I enjoy the insect chorus heard through our open windows, and late-summer evenings are best.
The populations for many of the music producers are at their peak. The activity of the nighttime singing crickets is in full swing by 8 p.m. or soon afterward.
How does the cricket “sing”? It starts with the upper set of its two sets of wings. These front wings have tiny ridges like those of a file on their underside, with a thickened area, like a scraper, on the edges. The cricket moves its wings rapidly from side to side, rubbing them across each other so that they vibrate and make a rasping noise — the chirp. Female crickets don’t sing, but they listen with eardrums near their knees.
Temperature has a great deal to do with the way a cricket behaves. The same applies to other insects. Since July 22, we have been hearing the enchanting sound of the snowy tree crickets in Waconia and the whole Twin Cities area. Last year I heard the first ones singing July 27.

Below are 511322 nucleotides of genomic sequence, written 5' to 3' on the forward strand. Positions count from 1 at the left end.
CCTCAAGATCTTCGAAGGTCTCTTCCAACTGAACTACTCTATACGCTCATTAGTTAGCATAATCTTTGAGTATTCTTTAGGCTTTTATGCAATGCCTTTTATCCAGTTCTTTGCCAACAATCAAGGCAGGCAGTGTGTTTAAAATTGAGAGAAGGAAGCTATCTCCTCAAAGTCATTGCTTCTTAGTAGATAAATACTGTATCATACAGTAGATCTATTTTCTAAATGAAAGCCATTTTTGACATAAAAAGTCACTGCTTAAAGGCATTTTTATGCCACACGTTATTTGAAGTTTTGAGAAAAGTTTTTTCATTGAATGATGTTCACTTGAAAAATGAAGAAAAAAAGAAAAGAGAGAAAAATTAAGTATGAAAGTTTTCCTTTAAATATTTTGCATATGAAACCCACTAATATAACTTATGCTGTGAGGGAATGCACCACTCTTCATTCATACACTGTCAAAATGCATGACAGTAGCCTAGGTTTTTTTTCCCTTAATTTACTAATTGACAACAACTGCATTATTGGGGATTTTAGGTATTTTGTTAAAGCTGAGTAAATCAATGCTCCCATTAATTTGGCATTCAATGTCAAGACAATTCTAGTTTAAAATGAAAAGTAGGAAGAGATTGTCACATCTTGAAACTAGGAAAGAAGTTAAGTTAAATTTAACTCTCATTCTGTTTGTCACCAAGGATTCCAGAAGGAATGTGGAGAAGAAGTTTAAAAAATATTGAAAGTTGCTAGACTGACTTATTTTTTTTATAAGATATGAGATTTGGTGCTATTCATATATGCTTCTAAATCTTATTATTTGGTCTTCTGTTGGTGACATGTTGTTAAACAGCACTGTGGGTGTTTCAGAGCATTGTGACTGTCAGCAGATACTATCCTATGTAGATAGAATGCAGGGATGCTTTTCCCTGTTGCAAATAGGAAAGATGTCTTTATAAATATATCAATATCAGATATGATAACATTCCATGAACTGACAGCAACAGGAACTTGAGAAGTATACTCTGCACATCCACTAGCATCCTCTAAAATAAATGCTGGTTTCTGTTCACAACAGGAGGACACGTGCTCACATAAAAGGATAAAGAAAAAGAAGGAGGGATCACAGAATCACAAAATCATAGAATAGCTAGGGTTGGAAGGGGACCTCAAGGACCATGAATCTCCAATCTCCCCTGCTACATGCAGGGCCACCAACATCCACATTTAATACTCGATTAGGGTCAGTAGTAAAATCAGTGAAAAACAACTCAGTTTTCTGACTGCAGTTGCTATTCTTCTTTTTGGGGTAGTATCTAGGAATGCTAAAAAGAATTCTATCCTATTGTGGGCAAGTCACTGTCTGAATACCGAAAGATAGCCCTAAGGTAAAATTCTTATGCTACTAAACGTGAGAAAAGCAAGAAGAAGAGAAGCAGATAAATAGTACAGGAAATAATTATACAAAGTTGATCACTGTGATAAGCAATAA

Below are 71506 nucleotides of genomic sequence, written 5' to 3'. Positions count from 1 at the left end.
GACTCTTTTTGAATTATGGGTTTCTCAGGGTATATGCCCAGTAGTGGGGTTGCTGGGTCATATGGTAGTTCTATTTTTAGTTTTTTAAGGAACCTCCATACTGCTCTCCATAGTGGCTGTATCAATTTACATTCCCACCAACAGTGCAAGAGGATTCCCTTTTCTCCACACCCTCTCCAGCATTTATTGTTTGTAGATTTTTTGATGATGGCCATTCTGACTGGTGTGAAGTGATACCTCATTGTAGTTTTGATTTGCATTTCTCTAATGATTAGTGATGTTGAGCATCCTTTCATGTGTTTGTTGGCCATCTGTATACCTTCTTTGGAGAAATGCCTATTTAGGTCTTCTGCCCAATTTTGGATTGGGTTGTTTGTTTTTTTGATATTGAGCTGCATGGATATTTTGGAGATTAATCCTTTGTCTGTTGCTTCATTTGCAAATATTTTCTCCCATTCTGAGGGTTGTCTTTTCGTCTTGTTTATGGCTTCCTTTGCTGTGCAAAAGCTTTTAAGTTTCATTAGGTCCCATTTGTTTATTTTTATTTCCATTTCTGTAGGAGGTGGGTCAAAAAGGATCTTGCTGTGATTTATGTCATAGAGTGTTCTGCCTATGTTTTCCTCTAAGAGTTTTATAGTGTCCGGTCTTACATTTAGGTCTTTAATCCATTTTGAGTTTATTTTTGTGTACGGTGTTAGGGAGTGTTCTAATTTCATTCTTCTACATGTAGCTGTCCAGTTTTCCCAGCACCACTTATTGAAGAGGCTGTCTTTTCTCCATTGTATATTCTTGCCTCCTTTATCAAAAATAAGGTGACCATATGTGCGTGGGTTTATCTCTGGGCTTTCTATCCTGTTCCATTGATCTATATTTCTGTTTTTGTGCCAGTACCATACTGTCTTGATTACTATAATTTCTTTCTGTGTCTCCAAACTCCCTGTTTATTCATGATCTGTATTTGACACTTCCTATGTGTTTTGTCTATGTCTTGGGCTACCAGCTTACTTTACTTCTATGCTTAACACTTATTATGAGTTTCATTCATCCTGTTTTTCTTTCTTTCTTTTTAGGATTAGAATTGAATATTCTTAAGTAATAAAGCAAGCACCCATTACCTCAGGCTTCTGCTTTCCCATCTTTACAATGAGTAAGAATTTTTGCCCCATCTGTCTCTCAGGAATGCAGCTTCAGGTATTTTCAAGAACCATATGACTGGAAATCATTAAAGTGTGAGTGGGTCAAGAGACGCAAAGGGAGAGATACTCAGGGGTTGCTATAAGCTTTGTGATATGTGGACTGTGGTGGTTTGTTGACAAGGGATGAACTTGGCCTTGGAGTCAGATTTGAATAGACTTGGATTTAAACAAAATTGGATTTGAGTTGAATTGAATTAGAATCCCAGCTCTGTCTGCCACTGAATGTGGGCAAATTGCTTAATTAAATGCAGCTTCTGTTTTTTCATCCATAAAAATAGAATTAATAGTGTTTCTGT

The snowy tree cricket, a relative of the black field cricket, is also called the temperature cricket because it is an accurate thermometer. Commonly heard but seldom seen, the cricket chirps more times per minute in warmer temperatures than cool. To produce their music, the males raise their wings above their backs and vibrate them rapidly from side to side. The females are silent. Males often sing in a chorus. If the sound seems to be coming from all around, it often is. Snowy tree crickets chirp with a shrill tuneful and persistent “chee-chee-chee,” also described as “waa-waa-waa.” “Treat-treat-treat,” a sleigh bell-like sound, can sometimes be heard, too. If you count the number of chirps in 15 seconds and add 40, you will have a good approximation of the air temperature in degrees Fahrenheit.
You may catch sight of this shy, pale-green creature, hardly an inch long, if you carefully use a flashlight and look into a shrub. Its “music” has been famously described as “the sound of moonlight.”
Jim Gilbert’s Nature Notes are heard on WCCO Radio at 7:15 a.m. Sundays. His observations have been part of the Minnesota Weatherguide Environment Calendars since 1977, and he is the author of five books on nature in Minnesota. He taught and worked as a naturalist for 50 years.